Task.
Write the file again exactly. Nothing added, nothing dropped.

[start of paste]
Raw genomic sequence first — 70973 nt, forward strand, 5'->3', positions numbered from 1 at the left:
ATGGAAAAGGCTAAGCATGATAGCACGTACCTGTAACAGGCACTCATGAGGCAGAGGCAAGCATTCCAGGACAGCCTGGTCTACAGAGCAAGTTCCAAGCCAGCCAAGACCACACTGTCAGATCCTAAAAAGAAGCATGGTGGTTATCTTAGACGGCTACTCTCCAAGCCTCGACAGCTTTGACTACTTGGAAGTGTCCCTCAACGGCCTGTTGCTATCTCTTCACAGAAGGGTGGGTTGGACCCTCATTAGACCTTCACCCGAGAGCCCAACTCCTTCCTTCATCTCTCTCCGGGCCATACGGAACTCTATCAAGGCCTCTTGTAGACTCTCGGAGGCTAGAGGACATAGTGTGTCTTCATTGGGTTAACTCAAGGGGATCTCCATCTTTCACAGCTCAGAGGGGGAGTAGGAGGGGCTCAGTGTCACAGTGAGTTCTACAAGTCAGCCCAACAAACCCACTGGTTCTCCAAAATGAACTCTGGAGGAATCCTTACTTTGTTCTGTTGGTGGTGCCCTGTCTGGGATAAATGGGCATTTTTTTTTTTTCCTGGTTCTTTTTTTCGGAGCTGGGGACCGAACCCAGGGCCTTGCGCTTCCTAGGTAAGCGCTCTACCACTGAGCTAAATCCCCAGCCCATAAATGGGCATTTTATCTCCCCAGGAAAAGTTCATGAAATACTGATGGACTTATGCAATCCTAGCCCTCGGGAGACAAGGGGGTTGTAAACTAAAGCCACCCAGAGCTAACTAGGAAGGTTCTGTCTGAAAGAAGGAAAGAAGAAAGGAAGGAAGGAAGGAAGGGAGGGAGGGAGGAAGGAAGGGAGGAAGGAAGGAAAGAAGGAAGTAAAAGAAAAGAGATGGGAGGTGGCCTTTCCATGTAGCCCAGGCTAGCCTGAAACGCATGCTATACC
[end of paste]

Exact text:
Raw genomic sequence first — 70973 nt, forward strand, 5'->3', positions numbered from 1 at the left:
ATGGAAAAGGCTAAGCATGATAGCACGTACCTGTAACAGGCACTCATGAGGCAGAGGCAAGCATTCCAGGACAGCCTGGTCTACAGAGCAAGTTCCAAGCCAGCCAAGACCACACTGTCAGATCCTAAAAAGAAGCATGGTGGTTATCTTAGACGGCTACTCTCCAAGCCTCGACAGCTTTGACTACTTGGAAGTGTCCCTCAACGGCCTGTTGCTATCTCTTCACAGAAGGGTGGGTTGGACCCTCATTAGACCTTCACCCGAGAGCCCAACTCCTTCCTTCATCTCTCTCCGGGCCATACGGAACTCTATCAAGGCCTCTTGTAGACTCTCGGAGGCTAGAGGACATAGTGTGTCTTCATTGGGTTAACTCAAGGGGATCTCCATCTTTCACAGCTCAGAGGGGGAGTAGGAGGGGCTCAGTGTCACAGTGAGTTCTACAAGTCAGCCCAACAAACCCACTGGTTCTCCAAAATGAACTCTGGAGGAATCCTTACTTTGTTCTGTTGGTGGTGCCCTGTCTGGGATAAATGGGCATTTTTTTTTTTTCCTGGTTCTTTTTTTCGGAGCTGGGGACCGAACCCAGGGCCTTGCGCTTCCTAGGTAAGCGCTCTACCACTGAGCTAAATCCCCAGCCCATAAATGGGCATTTTATCTCCCCAGGAAAAGTTCATGAAATACTGATGGACTTATGCAATCCTAGCCCTCGGGAGACAAGGGGGTTGTAAACTAAAGCCACCCAGAGCTAACTAGGAAGGTTCTGTCTGAAAGAAGGAAAGAAGAAAGGAAGGAAGGAAGGAAGGGAGGGAGGGAGGAAGGAAGGGAGGAAGGAAGGAAAGAAGGAAGTAAAAGAAAAGAGATGGGAGGTGGCCTTTCCATGTAGCCCAGGCTAGCCTGAAACGCATGCTATACC